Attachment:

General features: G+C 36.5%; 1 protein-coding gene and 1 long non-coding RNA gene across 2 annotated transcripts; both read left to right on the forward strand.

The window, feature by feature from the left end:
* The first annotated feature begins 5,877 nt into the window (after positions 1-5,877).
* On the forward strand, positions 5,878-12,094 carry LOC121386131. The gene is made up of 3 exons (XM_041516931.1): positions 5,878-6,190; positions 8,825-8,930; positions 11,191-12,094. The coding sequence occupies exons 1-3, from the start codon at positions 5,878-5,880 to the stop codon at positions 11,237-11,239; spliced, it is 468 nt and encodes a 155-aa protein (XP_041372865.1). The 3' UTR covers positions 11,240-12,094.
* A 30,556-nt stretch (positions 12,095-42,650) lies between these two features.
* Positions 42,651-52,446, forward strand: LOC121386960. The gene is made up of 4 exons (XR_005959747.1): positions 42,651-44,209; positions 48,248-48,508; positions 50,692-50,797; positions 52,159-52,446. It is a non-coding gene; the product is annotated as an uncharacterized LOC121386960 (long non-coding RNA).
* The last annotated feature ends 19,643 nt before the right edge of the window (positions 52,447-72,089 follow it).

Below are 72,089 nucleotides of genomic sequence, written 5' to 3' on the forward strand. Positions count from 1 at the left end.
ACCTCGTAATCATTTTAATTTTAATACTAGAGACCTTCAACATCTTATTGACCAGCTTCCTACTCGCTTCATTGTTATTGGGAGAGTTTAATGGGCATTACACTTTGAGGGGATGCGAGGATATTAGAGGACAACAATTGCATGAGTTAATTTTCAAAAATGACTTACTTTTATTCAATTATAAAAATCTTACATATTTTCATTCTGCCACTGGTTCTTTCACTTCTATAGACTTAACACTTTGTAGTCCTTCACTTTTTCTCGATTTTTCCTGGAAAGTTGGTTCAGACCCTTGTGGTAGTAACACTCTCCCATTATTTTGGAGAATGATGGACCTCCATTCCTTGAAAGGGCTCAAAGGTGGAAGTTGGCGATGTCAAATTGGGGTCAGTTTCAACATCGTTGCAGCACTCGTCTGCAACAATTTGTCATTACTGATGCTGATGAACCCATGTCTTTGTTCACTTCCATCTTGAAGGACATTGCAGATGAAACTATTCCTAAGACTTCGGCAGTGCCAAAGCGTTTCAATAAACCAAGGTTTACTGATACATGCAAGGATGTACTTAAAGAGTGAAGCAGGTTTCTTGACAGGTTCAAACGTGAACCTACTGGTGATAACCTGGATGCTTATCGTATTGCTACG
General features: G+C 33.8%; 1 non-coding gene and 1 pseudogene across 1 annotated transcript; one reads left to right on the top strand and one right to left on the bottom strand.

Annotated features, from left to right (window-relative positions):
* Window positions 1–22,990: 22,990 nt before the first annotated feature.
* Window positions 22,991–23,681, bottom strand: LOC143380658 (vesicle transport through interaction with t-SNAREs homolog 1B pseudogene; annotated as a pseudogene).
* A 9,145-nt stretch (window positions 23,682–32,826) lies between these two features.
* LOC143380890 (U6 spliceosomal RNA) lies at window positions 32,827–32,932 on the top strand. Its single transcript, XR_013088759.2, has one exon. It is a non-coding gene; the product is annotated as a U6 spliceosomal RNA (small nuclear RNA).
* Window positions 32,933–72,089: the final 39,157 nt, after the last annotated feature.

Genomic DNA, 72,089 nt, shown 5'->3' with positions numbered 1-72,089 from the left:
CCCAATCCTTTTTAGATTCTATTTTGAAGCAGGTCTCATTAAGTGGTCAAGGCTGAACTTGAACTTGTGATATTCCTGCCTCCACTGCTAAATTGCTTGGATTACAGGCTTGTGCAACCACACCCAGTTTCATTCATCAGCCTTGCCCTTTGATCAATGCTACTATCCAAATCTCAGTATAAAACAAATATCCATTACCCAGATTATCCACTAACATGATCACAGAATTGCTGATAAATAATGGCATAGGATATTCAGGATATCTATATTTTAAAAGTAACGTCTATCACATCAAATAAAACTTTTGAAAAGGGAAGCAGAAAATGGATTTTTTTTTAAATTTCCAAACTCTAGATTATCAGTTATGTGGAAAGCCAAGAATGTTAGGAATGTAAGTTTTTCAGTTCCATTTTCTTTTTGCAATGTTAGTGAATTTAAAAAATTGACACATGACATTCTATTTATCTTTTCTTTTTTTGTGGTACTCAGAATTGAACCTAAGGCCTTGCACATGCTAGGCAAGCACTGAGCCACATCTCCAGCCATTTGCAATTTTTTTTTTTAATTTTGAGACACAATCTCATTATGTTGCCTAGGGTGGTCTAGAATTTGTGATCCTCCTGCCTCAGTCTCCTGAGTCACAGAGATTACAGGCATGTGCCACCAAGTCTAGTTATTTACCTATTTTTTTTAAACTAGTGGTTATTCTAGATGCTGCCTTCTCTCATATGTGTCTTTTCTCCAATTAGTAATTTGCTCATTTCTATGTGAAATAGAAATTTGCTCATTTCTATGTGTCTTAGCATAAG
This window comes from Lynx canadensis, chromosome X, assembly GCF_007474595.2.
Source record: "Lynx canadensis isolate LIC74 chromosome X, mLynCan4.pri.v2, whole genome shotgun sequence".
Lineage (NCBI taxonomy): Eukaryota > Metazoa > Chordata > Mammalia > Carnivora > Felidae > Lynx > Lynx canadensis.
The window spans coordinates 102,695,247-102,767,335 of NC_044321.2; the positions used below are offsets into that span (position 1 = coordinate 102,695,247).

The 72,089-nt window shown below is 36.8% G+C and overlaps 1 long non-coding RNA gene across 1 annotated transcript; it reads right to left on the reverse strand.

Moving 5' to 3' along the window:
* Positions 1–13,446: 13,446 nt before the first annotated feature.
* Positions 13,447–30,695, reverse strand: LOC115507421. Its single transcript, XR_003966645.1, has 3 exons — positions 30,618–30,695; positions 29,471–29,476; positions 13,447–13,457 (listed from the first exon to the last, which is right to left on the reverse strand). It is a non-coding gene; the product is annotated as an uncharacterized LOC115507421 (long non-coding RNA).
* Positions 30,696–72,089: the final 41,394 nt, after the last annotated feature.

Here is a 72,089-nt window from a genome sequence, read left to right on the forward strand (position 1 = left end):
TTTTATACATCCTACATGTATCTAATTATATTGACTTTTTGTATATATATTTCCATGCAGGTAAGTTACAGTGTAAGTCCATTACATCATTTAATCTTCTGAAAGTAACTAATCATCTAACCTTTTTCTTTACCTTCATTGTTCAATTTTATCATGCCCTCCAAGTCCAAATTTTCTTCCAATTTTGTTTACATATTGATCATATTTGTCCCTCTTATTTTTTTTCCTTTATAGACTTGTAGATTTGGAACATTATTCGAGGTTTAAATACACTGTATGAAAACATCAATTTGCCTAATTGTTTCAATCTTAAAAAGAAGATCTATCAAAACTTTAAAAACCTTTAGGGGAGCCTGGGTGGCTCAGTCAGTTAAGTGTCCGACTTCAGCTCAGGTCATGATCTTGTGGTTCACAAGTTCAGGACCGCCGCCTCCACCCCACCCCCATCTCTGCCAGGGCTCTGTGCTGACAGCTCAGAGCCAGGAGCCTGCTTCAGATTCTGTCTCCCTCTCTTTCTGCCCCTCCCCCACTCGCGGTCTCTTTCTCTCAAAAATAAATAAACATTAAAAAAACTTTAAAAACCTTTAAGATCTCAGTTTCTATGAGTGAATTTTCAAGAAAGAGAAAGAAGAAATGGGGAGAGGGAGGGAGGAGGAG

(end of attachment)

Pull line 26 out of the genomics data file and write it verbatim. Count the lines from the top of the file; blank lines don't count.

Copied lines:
* Positions 13,447–30,695, reverse strand: LOC115507421. Its single transcript, XR_003966645.1, has 3 exons — positions 30,618–30,695; positions 29,471–29,476; positions 13,447–13,457 (listed from the first exon to the last, which is right to left on the reverse strand). It is a non-coding gene; the product is annotated as an uncharacterized LOC115507421 (long non-coding RNA).